Without the flagship Rich List editions, Fairfax’s BRW magazine would be an even more marginal proposition that would probably go the same way as The Bulletin.
This explains why the original Rich 200 list now has bastardised versions such as the Young Rich and the Richest Entertainers.
One of the more recent versions has been the “Executive Rich”, released yesterday, which tracks the wealth of CEOs and divisional managers, but ignores non-executive directors such as Macquarie Group chairman David Clarke and Fairfax’s own deputy chairman, John B Fairfax, whose stake is worth more than $750 million.
Executive Rich editor John Stenshold even got to write his own summary of his research for The AFR today – and in one of those rare examples of News Ltd mentioning a Fairfax story, the Herald Sun gave it a big burst on page 15 this morning.
Then again, BRW has dropped its stupid exclusion of Rupert Murdoch for this version of the list, so the Herald Sun was able to trumpet the wealth of its proprietor, although he won’t enjoy being valued at only $7.87 billion and being knocked off by Fortescue’s Andrew “Twiggy” Forrest at $8.36 billion.
However, in this fast moving market, the information is already well out of date. Twiggy’s stake is today worth just over $7 billion and the Murdoch interests hold about $6.8 billion worth of News Corp stock.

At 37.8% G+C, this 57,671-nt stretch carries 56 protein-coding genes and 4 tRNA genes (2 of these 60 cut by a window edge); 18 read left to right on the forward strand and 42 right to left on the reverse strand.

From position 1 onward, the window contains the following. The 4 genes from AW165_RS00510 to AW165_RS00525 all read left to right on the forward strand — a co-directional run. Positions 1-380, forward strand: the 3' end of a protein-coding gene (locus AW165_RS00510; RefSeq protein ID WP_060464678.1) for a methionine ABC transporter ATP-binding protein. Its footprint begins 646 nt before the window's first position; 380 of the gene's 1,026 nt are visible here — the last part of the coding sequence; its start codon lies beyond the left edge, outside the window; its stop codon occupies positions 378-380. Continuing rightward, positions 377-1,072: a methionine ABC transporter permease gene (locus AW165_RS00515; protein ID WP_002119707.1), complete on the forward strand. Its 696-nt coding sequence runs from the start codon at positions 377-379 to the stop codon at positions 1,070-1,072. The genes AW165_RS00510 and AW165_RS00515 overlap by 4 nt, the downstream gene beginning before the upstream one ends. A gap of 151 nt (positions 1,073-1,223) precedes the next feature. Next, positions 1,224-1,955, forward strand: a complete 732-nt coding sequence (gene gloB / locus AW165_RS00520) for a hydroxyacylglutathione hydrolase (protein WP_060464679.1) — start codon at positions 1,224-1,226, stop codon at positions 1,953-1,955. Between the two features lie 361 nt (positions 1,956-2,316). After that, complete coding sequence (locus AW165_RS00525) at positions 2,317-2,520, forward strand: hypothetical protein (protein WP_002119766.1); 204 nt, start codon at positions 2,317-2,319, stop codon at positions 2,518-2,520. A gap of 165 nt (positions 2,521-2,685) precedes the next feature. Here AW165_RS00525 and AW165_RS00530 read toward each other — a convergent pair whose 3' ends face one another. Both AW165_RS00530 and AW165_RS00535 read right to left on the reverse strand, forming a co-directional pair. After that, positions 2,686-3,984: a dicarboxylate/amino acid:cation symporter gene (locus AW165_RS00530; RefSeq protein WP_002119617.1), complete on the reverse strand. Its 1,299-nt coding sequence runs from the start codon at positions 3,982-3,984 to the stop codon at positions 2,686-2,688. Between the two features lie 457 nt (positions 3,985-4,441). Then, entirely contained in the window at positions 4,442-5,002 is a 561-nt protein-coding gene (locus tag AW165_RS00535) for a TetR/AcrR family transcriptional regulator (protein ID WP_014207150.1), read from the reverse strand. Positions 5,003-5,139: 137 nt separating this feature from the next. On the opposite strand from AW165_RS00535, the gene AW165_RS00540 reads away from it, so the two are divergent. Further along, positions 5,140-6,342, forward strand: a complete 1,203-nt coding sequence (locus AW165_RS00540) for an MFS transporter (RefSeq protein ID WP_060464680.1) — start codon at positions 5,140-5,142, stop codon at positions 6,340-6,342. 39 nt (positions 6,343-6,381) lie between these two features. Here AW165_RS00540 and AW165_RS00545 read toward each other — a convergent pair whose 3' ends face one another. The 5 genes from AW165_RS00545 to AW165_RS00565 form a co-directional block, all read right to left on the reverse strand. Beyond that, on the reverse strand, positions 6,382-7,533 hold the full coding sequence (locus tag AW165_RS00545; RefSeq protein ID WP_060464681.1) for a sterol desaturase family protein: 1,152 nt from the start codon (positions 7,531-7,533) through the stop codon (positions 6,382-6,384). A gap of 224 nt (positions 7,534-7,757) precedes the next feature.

The disappearance of Eddy Groves, David Coe and the MFS twins Phil Adams and Michael King from the list demonstrates the point that gross equity value is irrelevant if you’re carrying too much debt.
Whilst the likes of Gerry Harvey and Asciano CEO Mark Rowsthorn can be accurately valued after revealing debt positions, the same can’t be said for Rupert Murdoch, James Packer, Kerry Stokes or even Frank Lowy.
BRW has today put four major Bell Potter shareholders on its Executive Rich list. This presumably means that a recent report in The Australian talking about margin loans of up to 70% at Bell Potter is either wrong or has been ignored.
The magazine today values Greg Goodman at $489.7 million yet The AFR mentioned the family was worth $1.2 billion and we now know the Goodman CEO is down to a stake worth about $300 million after selling enough stock this week to pay down $288 million of margin loans.
Rich Lists are never accurate, but this particular effort only focusing on gross shareholdings of executives is unique because the information is all public anyway, yet without the debt figure or knowledge of other assets, it is largely irrelevant. That said, it will still sell well and attract plenty of media attention because Australians want to know about the richest Joneses they need to keep up with.
Check out the fast-growing Mayne Report Rich List of more than 800 Australians we estimate are worth more than $20 million.